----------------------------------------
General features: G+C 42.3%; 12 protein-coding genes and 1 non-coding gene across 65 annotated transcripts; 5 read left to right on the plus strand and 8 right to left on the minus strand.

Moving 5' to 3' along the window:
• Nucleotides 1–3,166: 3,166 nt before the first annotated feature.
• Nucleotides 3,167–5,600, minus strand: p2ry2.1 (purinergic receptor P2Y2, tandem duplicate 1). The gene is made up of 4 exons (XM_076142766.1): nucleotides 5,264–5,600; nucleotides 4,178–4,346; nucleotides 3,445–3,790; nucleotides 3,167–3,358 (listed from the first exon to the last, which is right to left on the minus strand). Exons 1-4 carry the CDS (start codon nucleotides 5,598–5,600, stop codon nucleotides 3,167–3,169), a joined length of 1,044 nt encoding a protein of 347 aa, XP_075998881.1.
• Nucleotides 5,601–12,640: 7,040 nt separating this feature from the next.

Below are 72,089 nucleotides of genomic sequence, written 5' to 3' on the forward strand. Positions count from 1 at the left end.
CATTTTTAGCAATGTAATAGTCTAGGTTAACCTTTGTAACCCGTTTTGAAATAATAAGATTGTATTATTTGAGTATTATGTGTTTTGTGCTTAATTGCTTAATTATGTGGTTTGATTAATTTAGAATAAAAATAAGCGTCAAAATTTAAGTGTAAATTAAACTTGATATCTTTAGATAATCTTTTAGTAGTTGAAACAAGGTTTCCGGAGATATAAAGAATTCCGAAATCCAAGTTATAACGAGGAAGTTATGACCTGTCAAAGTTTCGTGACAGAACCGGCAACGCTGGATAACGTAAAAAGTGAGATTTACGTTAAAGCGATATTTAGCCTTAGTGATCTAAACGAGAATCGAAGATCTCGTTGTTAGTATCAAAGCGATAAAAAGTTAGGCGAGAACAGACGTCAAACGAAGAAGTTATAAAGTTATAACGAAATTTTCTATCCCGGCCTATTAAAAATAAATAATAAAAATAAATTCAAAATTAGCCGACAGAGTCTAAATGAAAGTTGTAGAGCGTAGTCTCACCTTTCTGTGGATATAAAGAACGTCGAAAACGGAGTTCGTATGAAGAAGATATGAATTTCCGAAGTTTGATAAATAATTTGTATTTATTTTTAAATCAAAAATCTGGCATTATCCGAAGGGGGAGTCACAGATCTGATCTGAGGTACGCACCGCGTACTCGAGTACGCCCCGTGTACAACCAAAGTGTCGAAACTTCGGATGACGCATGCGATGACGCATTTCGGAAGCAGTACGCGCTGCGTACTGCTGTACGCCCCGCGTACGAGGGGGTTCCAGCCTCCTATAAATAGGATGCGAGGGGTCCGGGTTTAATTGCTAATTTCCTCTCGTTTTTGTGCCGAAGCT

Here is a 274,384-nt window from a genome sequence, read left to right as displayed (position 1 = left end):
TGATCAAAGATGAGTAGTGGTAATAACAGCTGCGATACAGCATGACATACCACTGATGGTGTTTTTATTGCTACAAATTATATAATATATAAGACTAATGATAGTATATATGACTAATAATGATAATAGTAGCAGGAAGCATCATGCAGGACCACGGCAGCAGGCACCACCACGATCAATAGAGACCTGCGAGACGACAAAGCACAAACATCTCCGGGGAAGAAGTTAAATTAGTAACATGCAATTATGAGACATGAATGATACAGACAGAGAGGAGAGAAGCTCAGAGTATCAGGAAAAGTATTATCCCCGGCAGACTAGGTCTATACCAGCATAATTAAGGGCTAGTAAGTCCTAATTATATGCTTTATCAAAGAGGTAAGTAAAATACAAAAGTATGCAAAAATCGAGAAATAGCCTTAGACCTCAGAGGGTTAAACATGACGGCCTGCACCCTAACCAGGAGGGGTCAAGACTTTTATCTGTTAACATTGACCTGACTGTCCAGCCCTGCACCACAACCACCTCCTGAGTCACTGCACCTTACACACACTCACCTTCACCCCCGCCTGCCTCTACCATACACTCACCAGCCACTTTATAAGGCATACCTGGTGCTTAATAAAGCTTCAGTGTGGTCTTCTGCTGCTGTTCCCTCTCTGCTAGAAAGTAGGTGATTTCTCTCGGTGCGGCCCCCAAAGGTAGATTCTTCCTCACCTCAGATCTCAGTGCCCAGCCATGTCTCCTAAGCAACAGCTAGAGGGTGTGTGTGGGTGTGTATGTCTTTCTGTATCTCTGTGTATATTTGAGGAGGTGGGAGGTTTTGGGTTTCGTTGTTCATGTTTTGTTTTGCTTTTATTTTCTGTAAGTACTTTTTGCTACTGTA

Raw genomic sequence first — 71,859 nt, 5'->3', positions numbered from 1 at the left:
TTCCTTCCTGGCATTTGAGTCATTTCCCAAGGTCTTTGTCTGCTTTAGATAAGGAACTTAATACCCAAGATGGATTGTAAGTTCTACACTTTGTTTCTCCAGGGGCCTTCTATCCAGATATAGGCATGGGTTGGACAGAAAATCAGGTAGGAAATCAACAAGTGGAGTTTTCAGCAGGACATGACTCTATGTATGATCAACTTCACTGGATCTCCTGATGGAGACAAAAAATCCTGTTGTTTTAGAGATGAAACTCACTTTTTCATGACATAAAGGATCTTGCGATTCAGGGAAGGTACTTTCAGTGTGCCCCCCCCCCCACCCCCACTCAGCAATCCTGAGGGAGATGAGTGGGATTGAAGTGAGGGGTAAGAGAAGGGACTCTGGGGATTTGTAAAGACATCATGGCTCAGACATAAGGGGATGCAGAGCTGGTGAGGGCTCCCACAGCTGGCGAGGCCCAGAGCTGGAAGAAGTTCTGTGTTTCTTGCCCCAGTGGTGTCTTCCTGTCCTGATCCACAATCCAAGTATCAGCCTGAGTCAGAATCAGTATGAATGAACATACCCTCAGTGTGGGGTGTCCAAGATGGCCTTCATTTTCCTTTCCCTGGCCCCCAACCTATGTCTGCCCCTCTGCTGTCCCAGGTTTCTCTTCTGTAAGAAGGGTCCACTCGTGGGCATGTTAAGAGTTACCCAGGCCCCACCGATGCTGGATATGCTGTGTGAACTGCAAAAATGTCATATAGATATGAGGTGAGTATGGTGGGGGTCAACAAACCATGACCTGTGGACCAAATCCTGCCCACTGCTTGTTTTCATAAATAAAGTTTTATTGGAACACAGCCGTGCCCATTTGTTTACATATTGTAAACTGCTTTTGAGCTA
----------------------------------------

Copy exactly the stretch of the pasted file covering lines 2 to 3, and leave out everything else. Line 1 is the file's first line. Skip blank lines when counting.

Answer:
Moving 5' to 3' along the window:
• Nucleotides 1–3,166: 3,166 nt before the first annotated feature.